ITN arrived in 1955 along with their firebrand journalist Robin Day. Gently asking whether the politician had “anything of interest to say to the nation” was thrown out of the window and instead Day adopted a blunt edged forensic style of questioning from the start. In 1956, he asked Harry Truman if he regretted dropping the atomic bomb. In 1957 in Cairo, he pushed Colonel Nasser to answer whether he recognised the existence of Israel. Then, in 1958, Day conducted an explosive interview with the unflappable Prime Minister Harold Macmillan about what he would do to address the criticism levelled at the foreign secretary over the Suez crisis. This forced Macmillan into revealing that he would stay loyal to the foreign secretary and not change his mind due to pressure from the papers. Politicians found themselves increasingly challenged on TV and the appearance they gave became increasingly important. Consequently, they began developing techniques to sleekly manoeuvre their way through these battles and maintain a slick appearance.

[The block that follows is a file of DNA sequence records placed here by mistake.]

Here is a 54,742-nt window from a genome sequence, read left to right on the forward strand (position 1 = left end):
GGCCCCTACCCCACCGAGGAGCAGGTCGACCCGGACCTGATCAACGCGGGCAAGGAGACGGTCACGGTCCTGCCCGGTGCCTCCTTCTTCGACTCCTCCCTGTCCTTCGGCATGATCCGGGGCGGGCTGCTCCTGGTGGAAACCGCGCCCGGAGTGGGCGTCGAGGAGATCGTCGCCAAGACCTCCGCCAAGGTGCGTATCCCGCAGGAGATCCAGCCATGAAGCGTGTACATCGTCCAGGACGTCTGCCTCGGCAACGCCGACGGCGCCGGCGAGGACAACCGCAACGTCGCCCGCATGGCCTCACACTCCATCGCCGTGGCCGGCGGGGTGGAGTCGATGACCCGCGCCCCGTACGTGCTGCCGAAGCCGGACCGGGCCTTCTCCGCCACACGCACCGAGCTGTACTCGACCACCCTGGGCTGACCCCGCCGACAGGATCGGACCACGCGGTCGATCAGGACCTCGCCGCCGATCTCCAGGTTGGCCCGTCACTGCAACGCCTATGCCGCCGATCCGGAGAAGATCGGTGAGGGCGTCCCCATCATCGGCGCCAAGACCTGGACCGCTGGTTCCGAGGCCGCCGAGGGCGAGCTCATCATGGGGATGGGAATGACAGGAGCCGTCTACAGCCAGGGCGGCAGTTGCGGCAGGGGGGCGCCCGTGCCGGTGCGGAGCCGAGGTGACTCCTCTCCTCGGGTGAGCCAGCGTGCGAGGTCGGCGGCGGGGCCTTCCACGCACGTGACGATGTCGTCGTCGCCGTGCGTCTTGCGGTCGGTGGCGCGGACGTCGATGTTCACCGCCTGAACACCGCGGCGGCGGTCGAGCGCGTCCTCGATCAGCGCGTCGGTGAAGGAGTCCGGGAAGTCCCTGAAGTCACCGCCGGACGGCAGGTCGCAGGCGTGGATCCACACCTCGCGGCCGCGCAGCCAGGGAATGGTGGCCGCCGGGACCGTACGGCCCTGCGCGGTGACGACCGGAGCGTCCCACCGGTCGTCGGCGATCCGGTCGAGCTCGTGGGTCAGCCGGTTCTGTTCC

As politicians became slicker in the face of tougher and tougher questioning, a new generation of journalists, namely Jeremy Paxman and John Humphreys, raised the level of aggression again. In 1997 Paxman won interview of the year at the Television sports and Journalism Awards for his interview with Michael Howard on Newsnight. The interview took place amidst a scandal following the escape of three dangerous prisoners from Parkhurst. Paxman asked the Home Secretary a total of 14 times whether he was going to sack the head of prisons over this calamity. This has become an historic exchange, crystallising the conflict in the state of interviewing. Politicians learnt to become more oily and evasive to swerve questions they did not want answer. By parroting rehearsed and ambiguous statements, a dance as choreographed as the Eden interview began to emerge. In the face of evasive answers interviewers became more invasive and confrontational. The duty to hold the politician to account became muddled amongst personal questions, such as Andrew Marr asking a new Prime Minister Gordon Brown whether he takes prescription pain killers. When ITN first set out on their mission it was because they could see the BBC was failing in getting important information out of politicians. However, the gladiatorial spectacle that emerged from this was also far more entertaining than grey and rigid interviews from the early days.